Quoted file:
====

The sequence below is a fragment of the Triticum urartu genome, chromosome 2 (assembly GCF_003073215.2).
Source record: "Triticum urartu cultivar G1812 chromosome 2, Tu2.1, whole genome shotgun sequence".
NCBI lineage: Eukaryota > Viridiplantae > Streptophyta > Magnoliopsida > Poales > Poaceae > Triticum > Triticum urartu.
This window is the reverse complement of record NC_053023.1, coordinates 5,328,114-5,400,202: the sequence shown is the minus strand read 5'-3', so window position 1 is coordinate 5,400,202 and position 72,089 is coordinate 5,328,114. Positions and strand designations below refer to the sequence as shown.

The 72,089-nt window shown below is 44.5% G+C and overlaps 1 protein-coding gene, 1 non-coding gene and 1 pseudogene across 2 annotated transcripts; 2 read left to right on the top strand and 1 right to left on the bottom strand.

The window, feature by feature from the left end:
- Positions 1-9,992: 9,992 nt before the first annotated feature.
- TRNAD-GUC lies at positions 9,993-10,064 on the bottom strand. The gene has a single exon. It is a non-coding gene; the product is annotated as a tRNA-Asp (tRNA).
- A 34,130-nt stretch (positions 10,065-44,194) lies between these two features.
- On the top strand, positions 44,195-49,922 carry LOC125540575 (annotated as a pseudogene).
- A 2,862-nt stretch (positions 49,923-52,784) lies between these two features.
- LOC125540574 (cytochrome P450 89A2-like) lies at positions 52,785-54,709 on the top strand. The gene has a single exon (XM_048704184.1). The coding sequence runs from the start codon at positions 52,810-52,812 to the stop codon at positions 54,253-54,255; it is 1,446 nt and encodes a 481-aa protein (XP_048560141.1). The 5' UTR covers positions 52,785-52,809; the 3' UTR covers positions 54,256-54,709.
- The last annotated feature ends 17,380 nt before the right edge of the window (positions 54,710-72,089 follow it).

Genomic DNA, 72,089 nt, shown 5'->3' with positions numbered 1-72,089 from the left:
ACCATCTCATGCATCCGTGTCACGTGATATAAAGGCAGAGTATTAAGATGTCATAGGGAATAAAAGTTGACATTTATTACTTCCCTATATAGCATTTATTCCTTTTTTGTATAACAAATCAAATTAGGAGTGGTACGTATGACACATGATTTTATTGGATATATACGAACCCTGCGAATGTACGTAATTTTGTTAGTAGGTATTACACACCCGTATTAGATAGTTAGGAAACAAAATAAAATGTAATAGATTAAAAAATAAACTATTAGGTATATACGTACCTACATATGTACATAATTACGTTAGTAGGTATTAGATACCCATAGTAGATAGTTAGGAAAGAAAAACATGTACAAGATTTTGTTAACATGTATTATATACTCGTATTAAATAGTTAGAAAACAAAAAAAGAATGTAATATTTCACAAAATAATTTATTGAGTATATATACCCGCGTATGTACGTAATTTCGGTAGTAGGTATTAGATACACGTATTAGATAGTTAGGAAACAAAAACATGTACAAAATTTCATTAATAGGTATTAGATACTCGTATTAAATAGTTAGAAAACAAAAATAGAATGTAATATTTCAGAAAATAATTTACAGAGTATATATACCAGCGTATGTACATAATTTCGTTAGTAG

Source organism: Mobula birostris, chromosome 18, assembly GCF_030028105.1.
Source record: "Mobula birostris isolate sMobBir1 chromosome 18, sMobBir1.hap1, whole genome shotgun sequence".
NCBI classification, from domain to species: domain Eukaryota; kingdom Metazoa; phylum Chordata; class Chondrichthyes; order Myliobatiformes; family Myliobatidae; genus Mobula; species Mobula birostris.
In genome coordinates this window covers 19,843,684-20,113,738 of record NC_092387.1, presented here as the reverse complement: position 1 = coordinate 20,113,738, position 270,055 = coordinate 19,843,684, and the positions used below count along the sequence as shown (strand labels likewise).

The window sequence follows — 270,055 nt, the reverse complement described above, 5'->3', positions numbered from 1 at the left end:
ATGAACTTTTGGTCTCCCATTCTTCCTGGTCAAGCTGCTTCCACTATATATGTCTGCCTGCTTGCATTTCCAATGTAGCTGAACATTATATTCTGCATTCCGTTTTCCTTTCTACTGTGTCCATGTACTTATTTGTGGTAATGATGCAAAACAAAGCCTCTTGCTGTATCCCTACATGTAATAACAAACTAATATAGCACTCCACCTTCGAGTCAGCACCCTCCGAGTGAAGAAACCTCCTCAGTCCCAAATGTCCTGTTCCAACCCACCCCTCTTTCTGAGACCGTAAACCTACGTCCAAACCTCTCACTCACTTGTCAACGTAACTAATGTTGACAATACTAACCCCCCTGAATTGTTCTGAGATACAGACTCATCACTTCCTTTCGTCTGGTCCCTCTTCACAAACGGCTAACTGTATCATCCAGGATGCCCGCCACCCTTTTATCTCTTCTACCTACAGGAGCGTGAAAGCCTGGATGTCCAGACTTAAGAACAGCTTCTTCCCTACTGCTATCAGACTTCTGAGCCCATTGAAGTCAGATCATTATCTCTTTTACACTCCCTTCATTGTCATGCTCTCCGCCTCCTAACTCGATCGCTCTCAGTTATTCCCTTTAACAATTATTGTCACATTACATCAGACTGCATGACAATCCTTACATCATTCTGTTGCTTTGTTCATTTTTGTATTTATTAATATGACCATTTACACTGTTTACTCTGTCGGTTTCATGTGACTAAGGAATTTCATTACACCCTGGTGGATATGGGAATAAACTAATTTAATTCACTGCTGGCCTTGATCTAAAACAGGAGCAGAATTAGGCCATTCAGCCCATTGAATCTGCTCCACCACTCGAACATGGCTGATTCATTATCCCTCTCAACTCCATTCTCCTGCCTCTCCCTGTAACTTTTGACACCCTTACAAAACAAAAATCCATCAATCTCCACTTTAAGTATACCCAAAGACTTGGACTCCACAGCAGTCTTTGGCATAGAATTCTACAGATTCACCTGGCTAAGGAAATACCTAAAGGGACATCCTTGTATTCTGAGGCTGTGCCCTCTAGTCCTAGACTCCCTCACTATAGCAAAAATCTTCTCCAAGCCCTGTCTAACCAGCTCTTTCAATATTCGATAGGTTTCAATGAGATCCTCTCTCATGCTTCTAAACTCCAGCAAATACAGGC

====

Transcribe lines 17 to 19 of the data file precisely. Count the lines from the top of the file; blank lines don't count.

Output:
Source record: "Mobula birostris isolate sMobBir1 chromosome 18, sMobBir1.hap1, whole genome shotgun sequence".
NCBI classification, from domain to species: domain Eukaryota; kingdom Metazoa; phylum Chordata; class Chondrichthyes; order Myliobatiformes; family Myliobatidae; genus Mobula; species Mobula birostris.
In genome coordinates this window covers 19,843,684-20,113,738 of record NC_092387.1, presented here as the reverse complement: position 1 = coordinate 20,113,738, position 270,055 = coordinate 19,843,684, and the positions used below count along the sequence as shown (strand labels likewise).